A volunteer service that transports cancer patients to and from treatment is hoping to expand to help fill a “dramatically” growing niche in the local community.
Cancer DriveLine Society is a free Victoria-based service that provides rides to patients around southern Vancouver Island, who are going through tests and screening for cancer, undergoing treatment or surgery, or for post-cancer procedures.
As part of the service, drivers pick up patients from their home, transport them to their appointment at the B.C. Cancer Agency, local hospitals or to specialists and drive them home after.
The service was originally offered through the Canadian Cancer Society, who decided to axe the program in the fall due to declining ridership and volunteer availability, and an increase in alternate transportation programming. However, in October many drivers and dispatchers, who were with the Canadian Cancer Society, made the jump to the volunteer program to continue the service to patients.
“I know a lot of people who have had cancer. I’ve had members of my family die of cancer. Most of us know somebody that has cancer or died of cancer,” said society president Simon Harvey, adding many of their volunteers are cancer survivors as well. “I think it’s fulfilled a need that was hidden before. People were struggling to pay for taxis, they were using the buses and some of them were even missing treatments.”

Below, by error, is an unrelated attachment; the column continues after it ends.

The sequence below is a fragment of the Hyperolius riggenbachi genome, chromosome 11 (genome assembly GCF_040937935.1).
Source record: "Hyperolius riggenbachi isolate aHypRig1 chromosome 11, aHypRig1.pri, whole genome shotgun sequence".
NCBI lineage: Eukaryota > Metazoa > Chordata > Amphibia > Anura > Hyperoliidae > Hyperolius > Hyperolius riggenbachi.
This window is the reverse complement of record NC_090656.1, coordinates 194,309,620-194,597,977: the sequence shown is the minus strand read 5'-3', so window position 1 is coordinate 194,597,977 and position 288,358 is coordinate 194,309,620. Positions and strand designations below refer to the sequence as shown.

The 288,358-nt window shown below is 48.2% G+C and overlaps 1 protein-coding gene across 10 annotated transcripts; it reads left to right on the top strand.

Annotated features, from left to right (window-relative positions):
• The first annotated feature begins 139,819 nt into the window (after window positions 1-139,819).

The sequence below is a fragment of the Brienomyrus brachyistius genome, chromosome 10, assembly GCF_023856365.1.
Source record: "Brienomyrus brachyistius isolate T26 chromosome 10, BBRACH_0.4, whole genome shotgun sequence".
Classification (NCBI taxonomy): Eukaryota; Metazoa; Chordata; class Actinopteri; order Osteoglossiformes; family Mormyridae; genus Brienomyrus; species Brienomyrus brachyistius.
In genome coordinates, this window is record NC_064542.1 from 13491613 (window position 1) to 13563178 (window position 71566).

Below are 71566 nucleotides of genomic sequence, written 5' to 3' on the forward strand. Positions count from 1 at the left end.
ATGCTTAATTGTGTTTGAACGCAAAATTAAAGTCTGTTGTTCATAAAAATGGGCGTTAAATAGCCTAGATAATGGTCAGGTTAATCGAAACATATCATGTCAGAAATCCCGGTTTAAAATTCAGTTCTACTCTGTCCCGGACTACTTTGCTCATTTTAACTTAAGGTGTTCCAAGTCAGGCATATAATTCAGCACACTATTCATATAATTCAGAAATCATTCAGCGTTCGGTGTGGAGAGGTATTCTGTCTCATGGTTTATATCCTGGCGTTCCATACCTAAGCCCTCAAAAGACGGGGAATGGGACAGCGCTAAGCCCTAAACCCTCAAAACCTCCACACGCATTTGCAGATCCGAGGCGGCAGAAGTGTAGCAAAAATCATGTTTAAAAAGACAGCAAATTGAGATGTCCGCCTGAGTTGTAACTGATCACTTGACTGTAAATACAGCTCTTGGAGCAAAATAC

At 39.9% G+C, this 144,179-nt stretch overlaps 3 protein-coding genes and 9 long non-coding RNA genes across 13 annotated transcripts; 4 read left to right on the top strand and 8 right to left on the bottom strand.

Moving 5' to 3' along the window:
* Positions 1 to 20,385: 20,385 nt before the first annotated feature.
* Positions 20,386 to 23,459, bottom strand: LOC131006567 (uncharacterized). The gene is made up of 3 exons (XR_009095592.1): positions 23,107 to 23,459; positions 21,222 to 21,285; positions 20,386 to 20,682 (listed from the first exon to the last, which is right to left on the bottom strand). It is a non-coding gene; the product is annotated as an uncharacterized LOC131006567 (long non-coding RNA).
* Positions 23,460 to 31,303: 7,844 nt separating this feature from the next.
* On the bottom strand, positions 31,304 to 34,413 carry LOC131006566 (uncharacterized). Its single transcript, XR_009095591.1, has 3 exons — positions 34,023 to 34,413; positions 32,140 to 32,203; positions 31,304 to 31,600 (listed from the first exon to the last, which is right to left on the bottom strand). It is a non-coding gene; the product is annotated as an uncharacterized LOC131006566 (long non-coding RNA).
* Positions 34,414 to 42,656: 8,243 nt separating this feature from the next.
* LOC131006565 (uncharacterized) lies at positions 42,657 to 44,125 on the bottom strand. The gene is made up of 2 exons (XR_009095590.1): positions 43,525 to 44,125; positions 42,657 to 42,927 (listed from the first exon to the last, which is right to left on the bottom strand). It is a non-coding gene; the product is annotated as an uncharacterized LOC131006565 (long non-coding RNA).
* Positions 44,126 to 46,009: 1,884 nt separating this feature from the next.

The society has helped transport more than 300 people and 75 drivers have made more than 2,100 trips, exceeding 60,000 kilometres. Drivers are reimbursed for mileage, however, Harvey said many of them simply return that money back to the society.
Tony Quinton is a volunteer driver with the society and drives patients around three to four times a week in his Mustang convertible. He enjoys conversations with different people, some who open up and share their life stories.
“That’s part of the service. They enjoy having someone they can talk to. It’s part of the therapy,” Quinton said. “It gives me a reason to get out of bed in the morning.”
Over the past few months, the society has seen an increase in the number of patients requesting rides, most of whom are elderly, live alone or have partners that don’t drive. During the past week, they had to turn away a few patients because they were fully booked.
“Cancer is a disease that seems to be growing like wildfire . . . The society has been growing dramatically to the point now where we are so busy that we desperately need more drivers,” Harvey said, adding they’re twice as busy now than they were with the cancer society.
The Cancer DriveLine Society office is open from 8:30 a.m. to 4:30 p.m. Monday to Friday. For more information or to volunteer visit cancerdriveline.ca.